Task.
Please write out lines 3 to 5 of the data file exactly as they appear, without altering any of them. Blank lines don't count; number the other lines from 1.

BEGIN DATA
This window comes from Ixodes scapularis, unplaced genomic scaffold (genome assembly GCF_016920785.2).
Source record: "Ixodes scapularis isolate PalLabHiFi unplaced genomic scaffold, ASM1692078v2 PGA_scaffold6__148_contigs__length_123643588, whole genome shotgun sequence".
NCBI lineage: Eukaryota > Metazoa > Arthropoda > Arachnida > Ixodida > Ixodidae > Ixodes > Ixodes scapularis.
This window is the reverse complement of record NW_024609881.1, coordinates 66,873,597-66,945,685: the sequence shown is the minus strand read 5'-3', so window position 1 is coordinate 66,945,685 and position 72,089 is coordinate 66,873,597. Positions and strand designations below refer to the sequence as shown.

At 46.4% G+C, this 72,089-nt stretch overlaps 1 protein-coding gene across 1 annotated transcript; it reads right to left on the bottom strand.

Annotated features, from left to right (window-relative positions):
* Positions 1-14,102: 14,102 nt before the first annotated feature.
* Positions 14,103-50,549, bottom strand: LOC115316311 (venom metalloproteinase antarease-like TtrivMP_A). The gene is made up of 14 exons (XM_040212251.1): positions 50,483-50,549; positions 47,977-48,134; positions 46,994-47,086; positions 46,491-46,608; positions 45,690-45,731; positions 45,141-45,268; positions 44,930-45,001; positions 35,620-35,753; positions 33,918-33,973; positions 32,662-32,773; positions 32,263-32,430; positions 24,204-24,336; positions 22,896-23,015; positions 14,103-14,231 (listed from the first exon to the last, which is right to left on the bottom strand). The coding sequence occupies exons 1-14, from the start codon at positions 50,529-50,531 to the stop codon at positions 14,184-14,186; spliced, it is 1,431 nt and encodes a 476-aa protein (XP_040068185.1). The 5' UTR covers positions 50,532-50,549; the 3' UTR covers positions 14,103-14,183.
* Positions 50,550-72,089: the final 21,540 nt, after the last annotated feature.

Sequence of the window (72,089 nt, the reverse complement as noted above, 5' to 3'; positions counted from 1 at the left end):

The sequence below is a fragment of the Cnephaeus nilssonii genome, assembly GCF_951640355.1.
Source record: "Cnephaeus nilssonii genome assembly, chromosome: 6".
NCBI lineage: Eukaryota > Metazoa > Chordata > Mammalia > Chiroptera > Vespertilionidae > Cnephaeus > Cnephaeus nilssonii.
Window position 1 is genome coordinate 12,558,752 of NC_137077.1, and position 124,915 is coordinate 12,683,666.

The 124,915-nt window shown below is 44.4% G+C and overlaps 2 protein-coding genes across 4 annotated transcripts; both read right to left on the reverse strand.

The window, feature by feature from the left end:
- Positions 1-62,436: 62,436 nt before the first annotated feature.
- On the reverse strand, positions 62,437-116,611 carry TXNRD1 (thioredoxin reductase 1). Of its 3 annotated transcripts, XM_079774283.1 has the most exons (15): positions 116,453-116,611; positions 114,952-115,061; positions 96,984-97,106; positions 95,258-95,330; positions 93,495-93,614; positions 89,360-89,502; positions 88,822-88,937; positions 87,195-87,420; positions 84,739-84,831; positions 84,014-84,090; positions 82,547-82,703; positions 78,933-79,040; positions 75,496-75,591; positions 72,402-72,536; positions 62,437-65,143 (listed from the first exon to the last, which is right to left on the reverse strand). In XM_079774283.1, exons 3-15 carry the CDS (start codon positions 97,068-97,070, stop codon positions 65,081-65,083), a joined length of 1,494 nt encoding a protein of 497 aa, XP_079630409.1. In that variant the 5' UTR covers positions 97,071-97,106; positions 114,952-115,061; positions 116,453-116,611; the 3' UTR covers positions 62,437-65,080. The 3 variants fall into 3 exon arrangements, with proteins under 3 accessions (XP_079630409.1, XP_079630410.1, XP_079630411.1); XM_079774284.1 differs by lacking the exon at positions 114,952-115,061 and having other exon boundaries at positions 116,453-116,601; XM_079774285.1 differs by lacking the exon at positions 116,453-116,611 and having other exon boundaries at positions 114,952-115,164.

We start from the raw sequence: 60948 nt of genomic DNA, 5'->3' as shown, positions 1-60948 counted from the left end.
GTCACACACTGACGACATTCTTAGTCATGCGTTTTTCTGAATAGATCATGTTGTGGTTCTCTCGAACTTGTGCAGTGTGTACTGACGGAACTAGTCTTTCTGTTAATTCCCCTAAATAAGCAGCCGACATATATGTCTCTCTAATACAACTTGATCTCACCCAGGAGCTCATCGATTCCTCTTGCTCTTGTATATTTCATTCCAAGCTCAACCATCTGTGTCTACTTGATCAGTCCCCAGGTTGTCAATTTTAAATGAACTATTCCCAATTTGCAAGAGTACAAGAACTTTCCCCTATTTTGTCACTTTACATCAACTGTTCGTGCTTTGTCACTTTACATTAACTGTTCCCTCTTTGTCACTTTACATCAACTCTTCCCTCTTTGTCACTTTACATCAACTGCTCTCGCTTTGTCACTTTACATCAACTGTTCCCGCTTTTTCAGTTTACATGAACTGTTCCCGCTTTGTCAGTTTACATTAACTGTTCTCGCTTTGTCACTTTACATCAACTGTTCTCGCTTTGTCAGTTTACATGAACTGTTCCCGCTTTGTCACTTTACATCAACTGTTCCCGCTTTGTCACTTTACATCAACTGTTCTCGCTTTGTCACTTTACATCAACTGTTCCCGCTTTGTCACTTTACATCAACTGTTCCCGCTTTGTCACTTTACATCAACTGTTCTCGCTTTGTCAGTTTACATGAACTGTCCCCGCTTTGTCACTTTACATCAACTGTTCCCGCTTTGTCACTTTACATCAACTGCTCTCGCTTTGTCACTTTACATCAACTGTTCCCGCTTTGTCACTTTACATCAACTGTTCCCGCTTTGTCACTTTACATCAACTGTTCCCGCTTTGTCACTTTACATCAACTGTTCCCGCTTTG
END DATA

NCBI lineage: Eukaryota > Metazoa > Arthropoda > Arachnida > Ixodida > Ixodidae > Ixodes > Ixodes scapularis.
This window is the reverse complement of record NW_024609881.1, coordinates 66,873,597-66,945,685: the sequence shown is the minus strand read 5'-3', so window position 1 is coordinate 66,945,685 and position 72,089 is coordinate 66,873,597. Positions and strand designations below refer to the sequence as shown.

At 46.4% G+C, this 72,089-nt stretch overlaps 1 protein-coding gene across 1 annotated transcript; it reads right to left on the bottom strand.